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Dubrovnik, Day minus 1: Why iCommons?

Tony Curzon Price
Tony Curzon Price
15 June 2007

by Tony Curzon Price at the iCommons summit 2007 in Croatia

``What is the purpose of the iSummit?'', I asked as a disparate band of commoners jumped into a taxi to the centre of town. The question seems obvious: fortunate scholars have been flown in from around the world to an astoundingly beautiful Mediterranean medieval fortified town; the conference is professional, the drinks good and plentiful, the publications beautifully produced. This conference has been well funded. So to what end? ``When Heather [Heather Ford is the Executive Director of iCommons, the organiser of the iSummit] filled in the parts of the grant applications that asked for `measurable impacts', what do you think she wrote?''

But the answer was not so clear: what behaviour would Heather want to see flowing from the conference?

Creative Comomons (CC) is an organisation built around a set of licenses allowing a creator of a work to give up some of the default copyrights he or she holds to allow the sorts of uses - like copying, sharing, re-mixing - that digital technology has put into many of our hands. iCommons is a separate organisation that was founded with the intention of becoming the social movement to bring together the creators and mashers working with CC licenses.

I suppose that, very roughly, this is the idea: there are lots of people making Free Culture, and this group is defining a whole new economy based on peer production, reputation, recombination and digital technology. Some of these people -- call them the peerotariat -- will come up against traditional media and the battleground will be copyright. For example, the student who reproduces a table from an academic journal on her blog and is asked to take it down by Springer Verlag. iCommons is there, ready to welcome the newly aware, and turn them into political beings.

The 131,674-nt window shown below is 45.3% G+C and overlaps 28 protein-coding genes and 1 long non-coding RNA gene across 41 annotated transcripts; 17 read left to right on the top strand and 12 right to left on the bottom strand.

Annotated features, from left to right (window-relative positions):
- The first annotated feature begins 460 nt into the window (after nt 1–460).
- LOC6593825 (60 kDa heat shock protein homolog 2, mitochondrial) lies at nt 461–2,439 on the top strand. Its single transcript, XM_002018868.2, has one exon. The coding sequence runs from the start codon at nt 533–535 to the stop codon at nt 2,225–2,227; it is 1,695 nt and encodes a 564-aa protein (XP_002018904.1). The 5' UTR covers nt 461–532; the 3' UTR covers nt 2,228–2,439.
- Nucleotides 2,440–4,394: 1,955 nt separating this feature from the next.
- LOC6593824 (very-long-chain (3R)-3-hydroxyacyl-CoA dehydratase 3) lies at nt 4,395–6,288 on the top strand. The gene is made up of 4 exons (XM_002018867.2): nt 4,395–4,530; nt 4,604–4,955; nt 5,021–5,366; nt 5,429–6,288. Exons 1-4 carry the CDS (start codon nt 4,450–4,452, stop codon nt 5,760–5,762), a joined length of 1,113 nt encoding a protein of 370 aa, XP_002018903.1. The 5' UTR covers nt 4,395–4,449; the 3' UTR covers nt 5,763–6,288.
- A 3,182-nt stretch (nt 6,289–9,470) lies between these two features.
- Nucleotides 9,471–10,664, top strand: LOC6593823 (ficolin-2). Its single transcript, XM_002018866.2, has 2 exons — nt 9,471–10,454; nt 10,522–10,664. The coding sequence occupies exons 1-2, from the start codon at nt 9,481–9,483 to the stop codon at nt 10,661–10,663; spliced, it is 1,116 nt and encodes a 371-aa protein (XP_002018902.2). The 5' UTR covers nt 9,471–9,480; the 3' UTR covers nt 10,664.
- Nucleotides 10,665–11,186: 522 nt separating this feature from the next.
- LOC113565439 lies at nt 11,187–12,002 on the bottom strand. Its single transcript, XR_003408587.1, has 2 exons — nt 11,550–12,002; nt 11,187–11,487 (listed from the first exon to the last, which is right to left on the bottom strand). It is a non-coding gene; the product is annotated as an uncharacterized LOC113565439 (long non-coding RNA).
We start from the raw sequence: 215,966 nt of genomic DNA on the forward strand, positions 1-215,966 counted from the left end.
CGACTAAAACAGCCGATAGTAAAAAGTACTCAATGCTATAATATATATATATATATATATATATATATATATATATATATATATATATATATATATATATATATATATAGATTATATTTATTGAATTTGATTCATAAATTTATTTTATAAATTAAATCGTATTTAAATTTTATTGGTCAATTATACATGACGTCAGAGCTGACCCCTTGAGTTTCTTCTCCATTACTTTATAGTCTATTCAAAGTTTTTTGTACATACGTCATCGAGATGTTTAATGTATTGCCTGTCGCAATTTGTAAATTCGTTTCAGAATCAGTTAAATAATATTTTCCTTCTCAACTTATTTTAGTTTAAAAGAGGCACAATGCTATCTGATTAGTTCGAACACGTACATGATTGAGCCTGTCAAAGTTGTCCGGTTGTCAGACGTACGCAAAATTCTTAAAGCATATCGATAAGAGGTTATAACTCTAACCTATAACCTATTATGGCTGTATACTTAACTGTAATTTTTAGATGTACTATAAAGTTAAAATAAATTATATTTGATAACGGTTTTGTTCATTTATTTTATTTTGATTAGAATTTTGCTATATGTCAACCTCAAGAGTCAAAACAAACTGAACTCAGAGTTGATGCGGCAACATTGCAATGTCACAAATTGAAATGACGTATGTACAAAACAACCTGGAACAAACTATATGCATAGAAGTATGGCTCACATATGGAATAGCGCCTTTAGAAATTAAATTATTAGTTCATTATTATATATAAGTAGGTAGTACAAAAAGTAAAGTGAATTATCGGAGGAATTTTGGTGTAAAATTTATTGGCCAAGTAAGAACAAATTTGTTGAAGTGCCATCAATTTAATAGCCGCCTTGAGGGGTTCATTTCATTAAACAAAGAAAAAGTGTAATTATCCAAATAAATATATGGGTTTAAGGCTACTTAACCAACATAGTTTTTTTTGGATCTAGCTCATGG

So where does this leave the iSummit and its purpose? Is this the intelligentsia, the vanguard of the peerotariat, alligning ideology and developing dogma? Are there members of the peerotariat here? Or is it the entrists -- the members of the national delegations of the Creative Commons who have been workng through government to get CC accepted by governments from Singapore to Bulgaria?

I don't know, but I'll let you know how much I get to find out.

 

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